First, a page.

Recently, Mark Driscoll, the pastor of Mars Hill Church in Seattle, has been in the news for alleged behavior that disqualifies him to be in ministry at all, much less pastor of a church. You can read all you want to about it here, here, and here if you wish.
In response, a private Facebook group was created for Mars Hill members and supporters to share encouraging personal stories about how Mark has touched their lives. The following is my contribution to that group.
Having read much about this issue I will reserve my comments on the issues for another time. For now, here is my personal experience with pastor Mark.
By 2006 I had become disillusioned with church. I had been a Christian for 34 years at that time and I was tired of sermons without any real meat; sermons that were rehashes of the same points from random selections of verses I’d already heard a 100 times, or presentations of pop psychology with a Bible verse thrown in here and there for good measure. I was tired of churches that had flat lined; that were the same size this year that they were last year and the year before that … and ten years before that.
I felt like there must be something more.
Then my daughter decided to attend college in Seattle.
She also decided that she should visit Mars Hill Church to hear this guy, Mark Driscoll, preach. She had heard good things about him and thought it might be interesting.
So, during the move-in time at her school, we went to a service at Mars Hill in Ballard. I was, to be honest, skeptical, having a hard time believing there could be a good church in the Godless Pacific Northwest.
So, I was impressed that my wife and I were, by far, the oldest people in the building. Where I come from, you just don’t see that many people under the age of, say, 40 years old in church. Especially guys. I figured any church that would draw that many younger adults — and men — had to be doing something right.
And then Mark got up to preach.
Then I knew why people were there. I mean, this guy could preach. He opened the Bible and started laying it out, explaining what it meant and not pulling any punches.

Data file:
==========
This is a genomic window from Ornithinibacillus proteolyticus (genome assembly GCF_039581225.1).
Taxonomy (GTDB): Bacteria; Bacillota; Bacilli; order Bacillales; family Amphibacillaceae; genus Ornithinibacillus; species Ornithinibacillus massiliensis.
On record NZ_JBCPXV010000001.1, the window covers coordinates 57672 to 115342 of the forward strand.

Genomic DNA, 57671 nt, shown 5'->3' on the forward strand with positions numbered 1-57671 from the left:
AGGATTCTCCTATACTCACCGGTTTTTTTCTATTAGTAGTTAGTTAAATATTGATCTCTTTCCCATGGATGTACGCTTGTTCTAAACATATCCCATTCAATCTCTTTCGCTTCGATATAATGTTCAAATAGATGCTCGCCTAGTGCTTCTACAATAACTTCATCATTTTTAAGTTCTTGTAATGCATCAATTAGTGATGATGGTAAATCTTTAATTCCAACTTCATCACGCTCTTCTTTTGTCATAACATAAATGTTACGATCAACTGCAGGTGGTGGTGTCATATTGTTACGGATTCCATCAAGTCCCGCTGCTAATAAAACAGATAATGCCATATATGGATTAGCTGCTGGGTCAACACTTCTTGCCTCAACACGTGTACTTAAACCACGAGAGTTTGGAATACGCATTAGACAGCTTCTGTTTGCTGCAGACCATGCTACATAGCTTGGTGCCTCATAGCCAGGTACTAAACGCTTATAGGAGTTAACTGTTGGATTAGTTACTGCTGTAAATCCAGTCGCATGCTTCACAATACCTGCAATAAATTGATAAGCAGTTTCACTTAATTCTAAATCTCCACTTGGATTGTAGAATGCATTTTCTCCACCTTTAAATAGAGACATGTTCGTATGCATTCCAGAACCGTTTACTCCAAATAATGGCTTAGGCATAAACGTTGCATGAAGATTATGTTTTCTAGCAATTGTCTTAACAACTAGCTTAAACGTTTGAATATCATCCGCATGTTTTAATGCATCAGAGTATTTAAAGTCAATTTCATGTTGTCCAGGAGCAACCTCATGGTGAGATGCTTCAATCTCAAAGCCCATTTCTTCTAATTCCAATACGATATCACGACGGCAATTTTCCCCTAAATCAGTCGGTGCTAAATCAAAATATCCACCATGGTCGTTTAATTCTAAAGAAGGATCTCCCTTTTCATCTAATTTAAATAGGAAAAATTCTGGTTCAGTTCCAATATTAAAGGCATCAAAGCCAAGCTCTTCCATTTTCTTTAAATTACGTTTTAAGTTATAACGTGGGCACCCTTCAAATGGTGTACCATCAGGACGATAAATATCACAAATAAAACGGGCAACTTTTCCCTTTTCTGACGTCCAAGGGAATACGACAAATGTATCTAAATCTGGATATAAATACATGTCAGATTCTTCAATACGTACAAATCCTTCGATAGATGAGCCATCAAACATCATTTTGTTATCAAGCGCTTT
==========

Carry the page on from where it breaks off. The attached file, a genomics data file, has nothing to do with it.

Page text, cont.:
I was hooked. As soon as I got home, I began downloading Mark’s messages to my iPod and started listening. Since then I’ve listened to them everywhere: driving across the country, flying across the country, hiking the trails at Valley Forge, exploring the back roads of Wyoming and Nebraska, working in the garage, mowing the grass, painting the bedroom. But mostly in the car as I drive to and from work. And I’m still doing that, nearly every week.
Finally, the scriptures opened up to me in a way I had never seen.
For the first time I saw that the scriptures were all about Jesus, from the opening words of Genesis to the closing words of Revelation. Things that I had known were true but hadn’t understood finally made sense. I had known that I was a sinner since God saved me (or, I gave my heard to Jesus, if you’re Arminian) when I was 16 years old, but I finally I saw myself as I truly am: not as underserving of God’s grace, but ill-deserving; yet, clothed in Jesus’ righteousness and empowered with his Spirit to live a life I couldn’t live on my own (although I had tried).
As a result, I was better able to love and serve others; my wife, my kids, my family, my neighbors, my co-workers, and my church.
I don’t attend Mars Hill except when we visit our kids, both of whom now live in the Seattle area. (If our kids can’t live close to us, I’m at least grateful that they can attend a good church like Mars Hill.) But Pastor Mark’s messages rejuvenated my interest in the church in general and especially our local church. I serve, give, and pray for our church in a way that I hadn’t for a while and that I’m sure I wouldn’t have if I hadn’t heard Mark’s sermons.
I don’t like to contemplate where I would be had I not stumbled across Mars Hill and Mark Driscoll, but I think it would be a dark place. Would I have walked away from active participation in church? There’s a good possibility. Would my personal walk with Jesus have suffered? Absolutely. But, by God’s grace and his ministry through Mars Hill and Pastor Mark, I’m not there. Instead, I’m where I am today and I’m eternally grateful. And I hope that, in some tiny, tiny way, I’ve been able to pass on the things I’ve learned and the changes I’ve undergone to those around me.
Some have accused Pastor Mark of doing things that disqualify him for ministry. My perspective, and I believe that of scripture, is that we’re all disqualified for ministry. There is only One who is qualified, and his name is Jesus. Only Jesus can work though pathetic, misshapen, broken pottery like Paul, Moses, Peter, Elijah, David, Noah, and Matthew.
Like Mark Driscoll.